Also unlike 16MM microfiche, where each image is a photographic miniature (or a photographic negative) of a document, a COM image was never a photograph of a document.

During its inception, computer memory was much more expensive than today. Therefore, instead of printing out mainframe data (to free up expensive memory) the data was sent to COM. At 52X smaller than an 8.5X11 printout, COM was much more manageable than paper. So a COM image is actually just mainframe data, which is organized to resemble a document.

Similarly, UltraCOM was developed which was even smaller than 52X. As computer memory became less expensive, the requirement for COM fell out of popular usage.

Wednesday, February 9, 2011


When considering a paper to electronic document conversion process, the decision about the electronic file format is generally a selection between either a TIF or PDF. This is because both support a multi-page format. Whereas as JPG or PNG supports a single image only (page 1 of 1). This means that if your scanned image was a three paged document you might need to click on three different JPGs as opposed to just one TIF or PDF.

  • some-file.jpg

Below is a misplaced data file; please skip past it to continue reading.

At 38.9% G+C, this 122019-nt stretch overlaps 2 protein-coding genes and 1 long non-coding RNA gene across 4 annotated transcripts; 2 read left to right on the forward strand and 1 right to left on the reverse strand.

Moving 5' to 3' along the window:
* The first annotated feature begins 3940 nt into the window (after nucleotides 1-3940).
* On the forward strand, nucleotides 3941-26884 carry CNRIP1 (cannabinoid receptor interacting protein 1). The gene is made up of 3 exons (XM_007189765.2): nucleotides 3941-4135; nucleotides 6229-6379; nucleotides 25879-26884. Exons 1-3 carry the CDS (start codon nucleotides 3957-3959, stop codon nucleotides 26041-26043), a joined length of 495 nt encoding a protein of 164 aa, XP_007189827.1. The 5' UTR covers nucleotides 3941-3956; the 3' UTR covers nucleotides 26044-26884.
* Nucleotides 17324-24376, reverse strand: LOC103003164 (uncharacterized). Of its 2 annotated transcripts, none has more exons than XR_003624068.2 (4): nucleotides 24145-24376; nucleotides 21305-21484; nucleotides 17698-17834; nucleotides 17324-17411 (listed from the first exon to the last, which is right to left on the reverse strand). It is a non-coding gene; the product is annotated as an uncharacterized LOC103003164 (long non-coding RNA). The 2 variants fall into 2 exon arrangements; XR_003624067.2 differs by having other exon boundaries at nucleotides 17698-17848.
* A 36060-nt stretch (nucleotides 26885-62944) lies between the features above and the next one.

• some-file(2).jpg
  • some-file(3).jpg

  • some-file.pdf
Most commercial electronic document management system viewers will support both a multi-page TIF or a PDF. However, SoftFile generally finds that a TIF will load faster. The capability of the file to load faster is important if you anticipate having to look through numerous electronic documents. However, if your electronic document management system is internet browser based (e.g. IE, Safari, Opera, or Firefox), you will want to choose PDF. This is because you cannot view a TIF through an internet browser without first installing a TIF viewer.

It is also important to consider the end user. Are the end users simply those in your office? If so, TIF might be a better choice. If not, it will probably be a better idea to go with the PDF selection. Why? This is because (typically) a PDF will open provided that a PDF reader (Adobe's Reader or Acrobat) is already installed on the end user PC (which is very common place). Whereas, it is sometimes a wildcard as to which default program on the end users computer has been associated with a TIF.